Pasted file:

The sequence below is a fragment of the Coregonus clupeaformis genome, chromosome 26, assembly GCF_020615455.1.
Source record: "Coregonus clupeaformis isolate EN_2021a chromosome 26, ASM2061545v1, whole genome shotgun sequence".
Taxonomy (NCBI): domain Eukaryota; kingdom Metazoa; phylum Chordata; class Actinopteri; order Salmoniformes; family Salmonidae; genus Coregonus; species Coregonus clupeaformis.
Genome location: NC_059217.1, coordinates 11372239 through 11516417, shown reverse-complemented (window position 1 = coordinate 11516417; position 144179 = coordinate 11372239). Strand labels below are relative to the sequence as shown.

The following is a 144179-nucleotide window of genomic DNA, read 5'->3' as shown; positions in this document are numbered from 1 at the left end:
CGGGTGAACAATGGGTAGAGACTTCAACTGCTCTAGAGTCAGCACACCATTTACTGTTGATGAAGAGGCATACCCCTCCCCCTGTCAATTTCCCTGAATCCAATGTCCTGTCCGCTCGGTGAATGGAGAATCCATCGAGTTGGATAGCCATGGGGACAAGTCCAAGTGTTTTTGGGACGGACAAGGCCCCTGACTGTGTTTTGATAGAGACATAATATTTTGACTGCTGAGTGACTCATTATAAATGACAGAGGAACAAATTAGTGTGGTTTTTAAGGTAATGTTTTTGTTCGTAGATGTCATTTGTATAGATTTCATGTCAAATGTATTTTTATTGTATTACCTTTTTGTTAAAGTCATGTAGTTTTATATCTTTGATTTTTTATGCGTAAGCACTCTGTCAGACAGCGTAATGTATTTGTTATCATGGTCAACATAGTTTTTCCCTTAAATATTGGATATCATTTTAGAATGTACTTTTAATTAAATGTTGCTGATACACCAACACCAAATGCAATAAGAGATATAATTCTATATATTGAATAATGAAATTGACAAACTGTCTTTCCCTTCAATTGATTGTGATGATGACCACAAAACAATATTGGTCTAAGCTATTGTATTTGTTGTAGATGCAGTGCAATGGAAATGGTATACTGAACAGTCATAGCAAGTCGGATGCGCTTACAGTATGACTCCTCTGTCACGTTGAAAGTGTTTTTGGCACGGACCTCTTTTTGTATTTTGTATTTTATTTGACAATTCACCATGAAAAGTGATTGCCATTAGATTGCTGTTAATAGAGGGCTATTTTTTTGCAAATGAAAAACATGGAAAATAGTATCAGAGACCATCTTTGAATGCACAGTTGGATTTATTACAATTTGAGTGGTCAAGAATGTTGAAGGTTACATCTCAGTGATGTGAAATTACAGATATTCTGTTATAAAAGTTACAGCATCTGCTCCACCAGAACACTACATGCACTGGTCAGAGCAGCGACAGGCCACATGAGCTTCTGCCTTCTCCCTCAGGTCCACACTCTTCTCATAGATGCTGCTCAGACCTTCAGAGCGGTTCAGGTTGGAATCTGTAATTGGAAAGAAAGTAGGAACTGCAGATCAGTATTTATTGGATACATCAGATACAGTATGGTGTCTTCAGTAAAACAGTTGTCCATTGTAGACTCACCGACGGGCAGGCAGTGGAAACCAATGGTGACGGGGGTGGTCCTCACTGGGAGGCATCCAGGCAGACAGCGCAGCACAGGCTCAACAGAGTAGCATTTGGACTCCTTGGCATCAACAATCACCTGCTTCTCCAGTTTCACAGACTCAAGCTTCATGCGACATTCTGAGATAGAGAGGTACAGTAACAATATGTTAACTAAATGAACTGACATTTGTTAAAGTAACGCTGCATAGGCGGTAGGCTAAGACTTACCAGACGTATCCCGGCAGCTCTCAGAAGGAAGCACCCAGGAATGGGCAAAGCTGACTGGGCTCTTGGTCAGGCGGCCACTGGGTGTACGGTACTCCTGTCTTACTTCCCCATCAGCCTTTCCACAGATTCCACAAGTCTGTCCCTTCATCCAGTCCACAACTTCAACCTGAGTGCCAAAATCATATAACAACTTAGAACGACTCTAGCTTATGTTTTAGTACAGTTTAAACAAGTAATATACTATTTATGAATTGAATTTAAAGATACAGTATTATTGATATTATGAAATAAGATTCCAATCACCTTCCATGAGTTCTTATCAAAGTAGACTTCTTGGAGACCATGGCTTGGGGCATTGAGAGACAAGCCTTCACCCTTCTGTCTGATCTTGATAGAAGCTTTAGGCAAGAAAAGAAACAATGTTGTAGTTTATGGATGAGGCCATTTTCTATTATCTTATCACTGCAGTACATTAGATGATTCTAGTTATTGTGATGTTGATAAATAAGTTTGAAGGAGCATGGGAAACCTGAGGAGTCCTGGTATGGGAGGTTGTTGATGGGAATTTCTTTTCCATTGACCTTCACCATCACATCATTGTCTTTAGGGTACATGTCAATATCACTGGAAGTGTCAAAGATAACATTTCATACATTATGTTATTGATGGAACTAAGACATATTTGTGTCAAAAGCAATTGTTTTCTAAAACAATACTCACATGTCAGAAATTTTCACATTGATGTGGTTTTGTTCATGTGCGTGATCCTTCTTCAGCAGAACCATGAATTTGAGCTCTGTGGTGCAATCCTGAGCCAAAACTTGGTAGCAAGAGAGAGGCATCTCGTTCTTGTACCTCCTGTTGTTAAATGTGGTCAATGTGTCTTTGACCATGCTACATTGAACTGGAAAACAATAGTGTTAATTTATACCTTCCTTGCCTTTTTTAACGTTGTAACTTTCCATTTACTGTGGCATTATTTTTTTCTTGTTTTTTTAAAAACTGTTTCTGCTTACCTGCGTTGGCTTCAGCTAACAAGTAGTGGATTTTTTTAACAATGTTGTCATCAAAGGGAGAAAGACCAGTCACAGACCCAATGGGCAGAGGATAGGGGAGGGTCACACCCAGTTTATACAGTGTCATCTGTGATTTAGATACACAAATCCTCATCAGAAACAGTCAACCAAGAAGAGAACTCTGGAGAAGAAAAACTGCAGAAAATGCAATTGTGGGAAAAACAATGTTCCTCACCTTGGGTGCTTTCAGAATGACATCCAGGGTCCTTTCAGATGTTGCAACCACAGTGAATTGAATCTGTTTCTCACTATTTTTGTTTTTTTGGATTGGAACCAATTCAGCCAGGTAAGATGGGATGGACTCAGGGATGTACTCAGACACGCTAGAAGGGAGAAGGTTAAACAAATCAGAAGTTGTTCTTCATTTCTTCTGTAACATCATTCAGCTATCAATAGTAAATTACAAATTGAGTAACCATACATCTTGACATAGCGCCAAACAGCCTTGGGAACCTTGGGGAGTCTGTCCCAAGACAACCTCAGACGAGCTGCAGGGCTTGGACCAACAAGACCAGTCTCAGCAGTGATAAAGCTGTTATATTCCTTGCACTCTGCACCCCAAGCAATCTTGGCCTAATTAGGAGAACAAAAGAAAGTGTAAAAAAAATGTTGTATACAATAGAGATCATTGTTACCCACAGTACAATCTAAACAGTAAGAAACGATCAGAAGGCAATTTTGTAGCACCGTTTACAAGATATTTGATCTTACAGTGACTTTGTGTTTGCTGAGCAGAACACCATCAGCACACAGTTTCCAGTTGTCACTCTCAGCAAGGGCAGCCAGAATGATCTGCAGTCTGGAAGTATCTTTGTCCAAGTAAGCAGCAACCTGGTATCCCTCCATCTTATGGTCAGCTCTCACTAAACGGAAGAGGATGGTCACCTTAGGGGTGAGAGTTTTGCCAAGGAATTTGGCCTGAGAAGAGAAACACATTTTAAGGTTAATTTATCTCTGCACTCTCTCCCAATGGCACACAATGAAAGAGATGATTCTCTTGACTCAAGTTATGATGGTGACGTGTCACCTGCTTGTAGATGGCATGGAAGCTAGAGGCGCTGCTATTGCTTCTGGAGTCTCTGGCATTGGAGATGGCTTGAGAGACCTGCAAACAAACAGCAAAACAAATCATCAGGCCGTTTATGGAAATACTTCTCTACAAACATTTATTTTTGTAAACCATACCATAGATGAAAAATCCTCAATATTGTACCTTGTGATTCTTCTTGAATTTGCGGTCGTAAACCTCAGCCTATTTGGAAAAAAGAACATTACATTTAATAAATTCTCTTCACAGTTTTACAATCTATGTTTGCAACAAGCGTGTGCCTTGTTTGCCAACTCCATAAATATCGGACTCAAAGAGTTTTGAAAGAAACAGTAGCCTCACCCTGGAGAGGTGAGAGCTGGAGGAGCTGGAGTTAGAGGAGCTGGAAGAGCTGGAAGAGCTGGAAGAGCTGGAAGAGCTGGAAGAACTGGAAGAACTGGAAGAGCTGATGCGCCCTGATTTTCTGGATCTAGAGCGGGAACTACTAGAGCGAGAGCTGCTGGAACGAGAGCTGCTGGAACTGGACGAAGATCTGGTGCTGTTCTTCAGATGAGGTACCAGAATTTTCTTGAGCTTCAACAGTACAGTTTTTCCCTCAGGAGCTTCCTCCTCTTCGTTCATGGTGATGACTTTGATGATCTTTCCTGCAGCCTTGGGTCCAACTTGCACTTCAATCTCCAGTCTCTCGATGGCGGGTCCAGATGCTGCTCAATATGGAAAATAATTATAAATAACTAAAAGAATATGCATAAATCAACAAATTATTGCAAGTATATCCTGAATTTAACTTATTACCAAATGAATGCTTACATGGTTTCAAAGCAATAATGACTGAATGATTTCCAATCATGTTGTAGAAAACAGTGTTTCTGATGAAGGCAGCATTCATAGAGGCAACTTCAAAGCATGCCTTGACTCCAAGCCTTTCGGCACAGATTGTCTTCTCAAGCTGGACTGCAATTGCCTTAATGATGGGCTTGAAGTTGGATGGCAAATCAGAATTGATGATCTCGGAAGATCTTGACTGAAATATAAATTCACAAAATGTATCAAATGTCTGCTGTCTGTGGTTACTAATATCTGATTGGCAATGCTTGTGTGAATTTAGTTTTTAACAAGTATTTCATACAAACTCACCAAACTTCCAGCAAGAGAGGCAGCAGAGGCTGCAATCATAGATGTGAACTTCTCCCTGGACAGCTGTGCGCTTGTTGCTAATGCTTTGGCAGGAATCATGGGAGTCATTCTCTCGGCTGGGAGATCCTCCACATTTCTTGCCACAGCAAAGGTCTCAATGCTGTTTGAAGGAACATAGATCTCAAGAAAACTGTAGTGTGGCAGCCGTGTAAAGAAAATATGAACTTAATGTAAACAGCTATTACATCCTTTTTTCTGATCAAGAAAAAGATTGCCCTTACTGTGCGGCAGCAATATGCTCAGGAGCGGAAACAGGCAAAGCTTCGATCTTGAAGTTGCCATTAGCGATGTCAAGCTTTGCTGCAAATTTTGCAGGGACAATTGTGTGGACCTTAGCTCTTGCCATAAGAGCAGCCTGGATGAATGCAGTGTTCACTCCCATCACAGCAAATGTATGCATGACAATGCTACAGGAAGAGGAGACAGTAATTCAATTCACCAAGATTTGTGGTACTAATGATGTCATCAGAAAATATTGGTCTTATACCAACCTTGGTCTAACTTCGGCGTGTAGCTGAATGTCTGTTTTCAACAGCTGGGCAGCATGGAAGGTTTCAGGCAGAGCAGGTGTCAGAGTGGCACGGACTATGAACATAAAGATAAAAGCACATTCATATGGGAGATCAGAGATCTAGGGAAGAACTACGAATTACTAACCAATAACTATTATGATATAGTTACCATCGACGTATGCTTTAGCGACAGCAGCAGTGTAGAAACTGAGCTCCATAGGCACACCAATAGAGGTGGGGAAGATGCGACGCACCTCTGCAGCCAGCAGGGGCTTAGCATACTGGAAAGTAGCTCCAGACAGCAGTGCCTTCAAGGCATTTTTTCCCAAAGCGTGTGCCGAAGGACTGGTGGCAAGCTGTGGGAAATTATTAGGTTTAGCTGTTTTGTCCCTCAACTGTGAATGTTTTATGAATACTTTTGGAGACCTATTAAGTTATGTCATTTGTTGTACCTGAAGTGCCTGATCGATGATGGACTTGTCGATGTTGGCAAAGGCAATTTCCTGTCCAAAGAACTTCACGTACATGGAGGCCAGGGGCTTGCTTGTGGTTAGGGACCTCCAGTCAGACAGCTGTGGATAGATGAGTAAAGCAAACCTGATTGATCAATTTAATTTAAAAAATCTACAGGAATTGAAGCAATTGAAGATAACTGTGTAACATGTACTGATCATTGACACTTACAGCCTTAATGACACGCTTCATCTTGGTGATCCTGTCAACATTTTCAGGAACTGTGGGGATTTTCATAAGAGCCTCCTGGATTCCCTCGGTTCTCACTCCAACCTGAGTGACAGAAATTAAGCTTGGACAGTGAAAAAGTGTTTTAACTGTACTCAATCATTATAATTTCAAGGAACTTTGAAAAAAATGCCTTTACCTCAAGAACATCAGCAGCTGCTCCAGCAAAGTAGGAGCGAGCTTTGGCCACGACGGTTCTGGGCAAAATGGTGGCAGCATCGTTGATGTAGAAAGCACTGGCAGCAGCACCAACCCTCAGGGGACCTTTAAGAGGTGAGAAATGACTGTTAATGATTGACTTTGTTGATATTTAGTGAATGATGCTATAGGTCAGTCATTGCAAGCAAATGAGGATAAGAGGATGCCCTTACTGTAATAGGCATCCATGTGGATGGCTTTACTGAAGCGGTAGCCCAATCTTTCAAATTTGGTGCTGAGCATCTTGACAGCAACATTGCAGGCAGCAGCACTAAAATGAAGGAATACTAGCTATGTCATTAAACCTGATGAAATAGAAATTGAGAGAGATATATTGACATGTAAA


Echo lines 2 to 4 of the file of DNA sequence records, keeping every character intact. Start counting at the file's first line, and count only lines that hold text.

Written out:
Source record: "Coregonus clupeaformis isolate EN_2021a chromosome 26, ASM2061545v1, whole genome shotgun sequence".
Taxonomy (NCBI): domain Eukaryota; kingdom Metazoa; phylum Chordata; class Actinopteri; order Salmoniformes; family Salmonidae; genus Coregonus; species Coregonus clupeaformis.
Genome location: NC_059217.1, coordinates 11372239 through 11516417, shown reverse-complemented (window position 1 = coordinate 11516417; position 144179 = coordinate 11372239). Strand labels below are relative to the sequence as shown.